Re: Vegetables and fruits that we have forgotten about....

Here's another recipe that uses rose petals and orange tree flowers. Think it's not very common to use them, specially the orange flower...

Fig Jam

1 kg of 'Honey-drop' Fig
700 g sugar
2 sticks of cinnamon
50 g rose petals
6 cl water from orange tree flower

Cook the sugar, the figs and cinnamon togther. Let it boil, always mixing it, till you get the right consistence. Then join the orange flower water and the rose petals, envolve all, let it boil again and take from the fire. Put it in jars, close them very well and turn them upside down, leaving them to cool.
Serve  with toasts or use it in cakes or pies...

Just posted in my blog, too...

    Likes (0)

#5 Fri 25 Jul 08 3:29pm


Occupation Student of Grade 11
From Dhoedaam Tea Estate
Member since Wed 23 Jul 08

Re: Vegetables and fruits that we have forgotten about....

in north-eastern india people use banana flower, raw jackfruit, plantain in various ways and also various varieties of rice to make rice cakes called PITHA.

    Likes (0)

#6 Fri 25 Jul 08 3:48pm


Forum champ
Occupation Unemployed,
From Greece
Member since Fri 21 Mar 08

Re: Vegetables and fruits that we have forgotten about....

Cardoon here in greece is called something like wild artichoke or something.

Other "forgotten" vegetables that I have tasted are the wild versions of parsley, celery, radish, fennel and that kind of stuff. I have tried a vegetable/herbal pie from my granny with these wild veg and they taste amazing and I could say much better.

But they are wild so I don't no if you can plant and cultivate them. I will ask my granny today and she would surely now some stuff that people don't eat anymore!

    Likes (0)

#7 Fri 25 Jul 08 4:32pm


Forum super champ
Occupation Just being me
Member since Fri 28 Mar 08

Re: Vegetables and fruits that we have forgotten about....

Crabapple jam was more popular when I was young, probably it's still made in many places.

    Likes (0)

#8 Fri 25 Jul 08 4:46pm


Member since Mon 21 Jul 08

Re: Vegetables and fruits that we have forgotten about....

Hi Jamie/Everyone,
This is my first message since I registered and I am still trying to get the hang of how this works... please bear with me.
On the matter of forgotten vegetable and fruits, there are a few here in Madeira...maybe not forgotten, but certainly strange to other parts of Europe.
We have a fruit called "pitanga" - I believe the correct translation would be suriname cherry. It grows in Brazil and here. Has an acid taste and is absolutely amazing as a dessert topping/coulis or used to make a chilled pudding. If anyone is interested in a recipe...if of course you can get the fruit, I'd be happy to oblige...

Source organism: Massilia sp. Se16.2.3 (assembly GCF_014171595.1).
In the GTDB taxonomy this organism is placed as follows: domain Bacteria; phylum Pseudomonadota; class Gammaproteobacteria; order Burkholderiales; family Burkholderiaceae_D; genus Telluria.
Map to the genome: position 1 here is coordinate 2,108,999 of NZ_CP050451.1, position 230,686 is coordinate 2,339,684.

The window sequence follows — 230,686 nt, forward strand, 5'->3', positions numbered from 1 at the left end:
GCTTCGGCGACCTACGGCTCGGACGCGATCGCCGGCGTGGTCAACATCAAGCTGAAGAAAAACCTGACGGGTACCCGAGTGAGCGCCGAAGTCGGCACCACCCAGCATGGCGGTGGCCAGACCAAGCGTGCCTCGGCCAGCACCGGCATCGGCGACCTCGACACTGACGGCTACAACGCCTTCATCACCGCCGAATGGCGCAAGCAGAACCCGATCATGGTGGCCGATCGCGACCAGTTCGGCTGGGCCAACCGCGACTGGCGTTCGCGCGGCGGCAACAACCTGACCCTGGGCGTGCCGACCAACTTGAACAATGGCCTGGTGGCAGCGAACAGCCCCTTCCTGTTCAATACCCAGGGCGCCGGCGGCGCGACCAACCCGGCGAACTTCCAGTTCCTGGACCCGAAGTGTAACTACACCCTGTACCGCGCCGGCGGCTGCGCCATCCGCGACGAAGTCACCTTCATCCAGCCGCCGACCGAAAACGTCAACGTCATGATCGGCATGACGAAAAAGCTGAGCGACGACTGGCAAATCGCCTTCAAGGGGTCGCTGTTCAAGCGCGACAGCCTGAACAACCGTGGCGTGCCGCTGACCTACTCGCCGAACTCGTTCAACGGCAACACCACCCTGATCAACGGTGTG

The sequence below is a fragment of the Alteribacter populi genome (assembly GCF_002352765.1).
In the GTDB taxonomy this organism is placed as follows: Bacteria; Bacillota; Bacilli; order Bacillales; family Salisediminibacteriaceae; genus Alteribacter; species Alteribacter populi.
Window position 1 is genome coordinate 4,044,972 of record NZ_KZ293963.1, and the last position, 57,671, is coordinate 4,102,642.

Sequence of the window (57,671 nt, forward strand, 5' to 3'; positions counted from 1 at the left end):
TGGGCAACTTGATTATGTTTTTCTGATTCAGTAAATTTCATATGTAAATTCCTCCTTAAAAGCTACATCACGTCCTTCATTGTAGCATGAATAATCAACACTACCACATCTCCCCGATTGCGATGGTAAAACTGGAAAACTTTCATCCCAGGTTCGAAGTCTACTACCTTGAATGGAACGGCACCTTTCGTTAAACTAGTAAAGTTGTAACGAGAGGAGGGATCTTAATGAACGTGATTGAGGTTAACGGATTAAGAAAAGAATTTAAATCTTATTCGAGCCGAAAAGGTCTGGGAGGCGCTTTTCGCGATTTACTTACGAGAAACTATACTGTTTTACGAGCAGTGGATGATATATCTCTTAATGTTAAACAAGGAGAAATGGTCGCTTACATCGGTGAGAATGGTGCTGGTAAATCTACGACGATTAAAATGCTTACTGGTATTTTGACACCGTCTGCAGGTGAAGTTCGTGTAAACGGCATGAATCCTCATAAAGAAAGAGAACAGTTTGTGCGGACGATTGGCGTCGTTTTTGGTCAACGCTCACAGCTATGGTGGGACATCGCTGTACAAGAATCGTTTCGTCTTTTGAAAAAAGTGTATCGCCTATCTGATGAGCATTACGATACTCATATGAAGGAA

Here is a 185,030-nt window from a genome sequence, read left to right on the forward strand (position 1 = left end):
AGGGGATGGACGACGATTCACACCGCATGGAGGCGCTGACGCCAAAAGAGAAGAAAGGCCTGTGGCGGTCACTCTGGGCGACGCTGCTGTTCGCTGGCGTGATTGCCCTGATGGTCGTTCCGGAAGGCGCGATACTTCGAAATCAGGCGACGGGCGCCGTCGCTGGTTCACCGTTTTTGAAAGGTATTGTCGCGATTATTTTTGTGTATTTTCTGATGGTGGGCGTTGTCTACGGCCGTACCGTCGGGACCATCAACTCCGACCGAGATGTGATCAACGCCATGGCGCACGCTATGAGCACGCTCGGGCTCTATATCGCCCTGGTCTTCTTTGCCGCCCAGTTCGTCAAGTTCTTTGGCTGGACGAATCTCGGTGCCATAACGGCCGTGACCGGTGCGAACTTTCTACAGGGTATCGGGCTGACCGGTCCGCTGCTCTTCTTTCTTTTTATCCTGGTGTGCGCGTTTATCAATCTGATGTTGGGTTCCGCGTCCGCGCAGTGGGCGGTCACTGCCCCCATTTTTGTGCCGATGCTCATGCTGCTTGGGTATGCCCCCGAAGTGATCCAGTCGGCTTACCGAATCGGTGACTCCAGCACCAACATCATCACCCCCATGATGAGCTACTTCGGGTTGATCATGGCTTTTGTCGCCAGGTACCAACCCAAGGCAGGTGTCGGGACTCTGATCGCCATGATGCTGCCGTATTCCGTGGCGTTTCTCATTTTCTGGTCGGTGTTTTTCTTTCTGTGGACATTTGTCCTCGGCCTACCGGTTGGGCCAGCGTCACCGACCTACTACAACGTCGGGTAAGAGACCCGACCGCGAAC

We also have another strange fruit called "arašal". I'm not even sure of the Portuguese spelling (I could not find the word in the dictionary) and can terefore not give a translation. It is larger than the "pitanga", more of a yellow colour and sweeter.
Another fruit largely eaten here around this time of year comes from a cactus and is called "tabaibos". Hard to peel without getting a prickle caught in your finger...
As for veg, here we grow and eat a lot of "pimpinela" or chu chu.

    Likes (0)

#9 Fri 25 Jul 08 5:53pm


Occupation grocer / artist
From san francisco
Member since Sun 18 May 08

Re: Vegetables and fruits that we have forgotten about....

i got a bunch of purslane in my box
anybody have ideas on how to use?

    Likes (0)

#10 Fri 25 Jul 08 6:12pm


Occupation Personal trainer/ fitness instructor
From Northern Virginia
Member since Tue 22 Jul 08

Re: Vegetables and fruits that we have forgotten about....

My grandfather loved cardoons.

They were also apparently popular here in the states in George Washington's time.  There is a garden at Mount Vernon that supposedly grows the veggies that were on the plantation in that era. There are always cardoons. They serve them in the restaurant sometimes; scalloped like you might do oysters. Lots of cream and breadcrumbs on top. They were sometimes called poor mans oysters.

Last edited by jt4 (Fri 25 Jul 08 6:14pm)

    Likes (0)